Faculty Feature: Kalle Lyytinen, department chair and professor of design and innovation | Weatherhead School at Case Western Reserve University

Faculty Feature: Kalle Lyytinen, department chair and professor of design and innovation

Posted 3.14.2022

Faculty Feature: Kalle Lyytinen, department chair and professor of design and innovation

Kalle Lyytinen, department chair and professor of design and innovation, has been named a top business and management scientist in Research.com’s 2022 edition, “Ranking of Top 1000 Scientists in the field of Business and Management.” Lyytinen ranked #34 in the United States and #63 in the world. 

The ranking is based on the H-index metric provided by Microsoft Academic and includes only leading scientists with an H-index of at least 30 for academic publications made in the area of business and management.

Lyytinen’s research interests broadly focus on the effects of digitizing on business and its organization. He has been published in over 300 publications in numerous journals.

Since joining Weatherhead School of Management in 2001, his teaching interests have focused on digital innovation theory, new business ventures, design theory and methods, research methods and theory.

From his current research projects to some of his favorite things about Cleveland, get to know more about Lyytinen.

What has been your favorite part of this semester so far?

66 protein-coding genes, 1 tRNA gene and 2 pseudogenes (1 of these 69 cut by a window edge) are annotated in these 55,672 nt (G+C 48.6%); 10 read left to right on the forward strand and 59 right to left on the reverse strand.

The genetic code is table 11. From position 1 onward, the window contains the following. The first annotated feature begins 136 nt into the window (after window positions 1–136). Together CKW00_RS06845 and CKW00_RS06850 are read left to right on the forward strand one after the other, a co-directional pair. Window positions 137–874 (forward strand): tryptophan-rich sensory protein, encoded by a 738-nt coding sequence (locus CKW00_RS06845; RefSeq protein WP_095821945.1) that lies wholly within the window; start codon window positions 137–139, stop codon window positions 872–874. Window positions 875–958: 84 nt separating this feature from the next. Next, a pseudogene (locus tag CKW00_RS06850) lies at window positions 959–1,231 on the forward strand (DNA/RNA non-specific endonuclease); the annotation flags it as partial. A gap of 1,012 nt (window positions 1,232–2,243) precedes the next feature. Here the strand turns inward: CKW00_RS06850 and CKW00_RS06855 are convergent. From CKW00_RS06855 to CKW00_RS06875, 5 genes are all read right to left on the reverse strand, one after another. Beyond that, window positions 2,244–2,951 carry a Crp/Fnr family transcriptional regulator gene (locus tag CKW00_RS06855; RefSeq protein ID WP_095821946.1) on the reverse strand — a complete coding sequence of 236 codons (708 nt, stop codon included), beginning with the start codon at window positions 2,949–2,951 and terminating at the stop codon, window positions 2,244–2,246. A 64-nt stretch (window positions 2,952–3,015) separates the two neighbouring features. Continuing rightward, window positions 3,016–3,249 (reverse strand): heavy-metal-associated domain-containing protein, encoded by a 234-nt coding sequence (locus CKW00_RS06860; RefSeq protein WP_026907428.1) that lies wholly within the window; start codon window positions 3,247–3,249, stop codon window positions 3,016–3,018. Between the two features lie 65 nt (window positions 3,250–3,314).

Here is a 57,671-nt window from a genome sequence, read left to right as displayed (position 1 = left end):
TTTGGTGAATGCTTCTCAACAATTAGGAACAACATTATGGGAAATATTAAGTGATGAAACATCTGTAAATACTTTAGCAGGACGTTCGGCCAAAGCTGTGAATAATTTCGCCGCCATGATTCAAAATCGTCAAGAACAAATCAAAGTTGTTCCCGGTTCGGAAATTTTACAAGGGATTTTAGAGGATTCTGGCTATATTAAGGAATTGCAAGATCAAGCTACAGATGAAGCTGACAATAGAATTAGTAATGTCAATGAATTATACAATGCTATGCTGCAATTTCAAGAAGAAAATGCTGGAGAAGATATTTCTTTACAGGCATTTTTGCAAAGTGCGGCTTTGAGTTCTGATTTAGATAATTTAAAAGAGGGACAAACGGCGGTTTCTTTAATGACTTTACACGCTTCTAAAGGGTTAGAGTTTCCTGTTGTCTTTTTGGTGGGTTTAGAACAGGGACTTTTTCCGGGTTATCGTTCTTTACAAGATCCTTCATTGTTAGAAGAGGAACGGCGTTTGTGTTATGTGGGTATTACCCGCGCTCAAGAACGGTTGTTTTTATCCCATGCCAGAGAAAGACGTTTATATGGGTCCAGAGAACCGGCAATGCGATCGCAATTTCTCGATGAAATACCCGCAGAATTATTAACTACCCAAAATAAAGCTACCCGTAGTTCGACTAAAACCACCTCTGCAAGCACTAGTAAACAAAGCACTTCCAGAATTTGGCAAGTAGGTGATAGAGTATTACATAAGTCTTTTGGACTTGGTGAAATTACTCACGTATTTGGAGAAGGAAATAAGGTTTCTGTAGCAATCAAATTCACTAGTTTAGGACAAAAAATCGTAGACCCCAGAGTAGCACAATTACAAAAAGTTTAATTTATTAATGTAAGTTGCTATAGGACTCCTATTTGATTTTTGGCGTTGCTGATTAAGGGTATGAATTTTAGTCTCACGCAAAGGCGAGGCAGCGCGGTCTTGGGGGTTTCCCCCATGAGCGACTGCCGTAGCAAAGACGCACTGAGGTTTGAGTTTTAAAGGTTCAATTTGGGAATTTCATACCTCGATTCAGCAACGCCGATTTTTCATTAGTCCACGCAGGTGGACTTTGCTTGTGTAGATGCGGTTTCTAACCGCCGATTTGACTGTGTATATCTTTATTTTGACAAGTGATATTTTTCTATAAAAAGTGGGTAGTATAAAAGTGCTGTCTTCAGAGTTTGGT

To return back to the school and have real classroom interactions and dialogue with the students. We also passed 100 PhD degrees in our residence based PhD option, which is a major landmark. Would have never thought that I would see that day. 

What are you currently working on?

I recently published a couple initial articles around how innovation has changed during deep digitalization and how it is shaping competition. I am currently working with a number of colleagues on writing a more theoretical analysis of the foundations of digital strategy and especially how it applies ongoing platformization. A few weeks ago I also published a report on autonomous vehicles, which analyzes potential pathways and how the field will advance in the next five to ten years. There is a lot of hype but less careful analysis of how these innovations will shape our transportation systems.

What has been your greatest challenge and greatest reward so far with teaching?

The greatest challenge was different teaching dynamics and the level of engagement in classes. I have also learned greatly about the diligence and care that so many faculty at Weatherhead place on teaching and especially on learning outcomes. My greatest reward has been in teaching doctoral courses and working with a large number of very smart and experienced doctoral students during my tenure here.

What are some of your favorite things about Cleveland?

Cleveland has several wonderful suburbs, park systems and great cultural institutions–this shows the great civic legacy this city has. I have been a strong patron and frequent attendant to the Cleveland Symphony Orchestra concerts from the start. It’s unbelievable to have an orchestra of such caliber in this city–many local people just do not understand what this means! The concert experience is no different if you go to a concert in Vienna, Berlin, London or Amsterdam–I’ve done most of those too.  

What do you love most about Case Western Reserve University?

Good colleagues, high intellectual standards and a great tradition of collaboration.

View the Research.com list of top business and management scientists.

Read more about Lyytinen.

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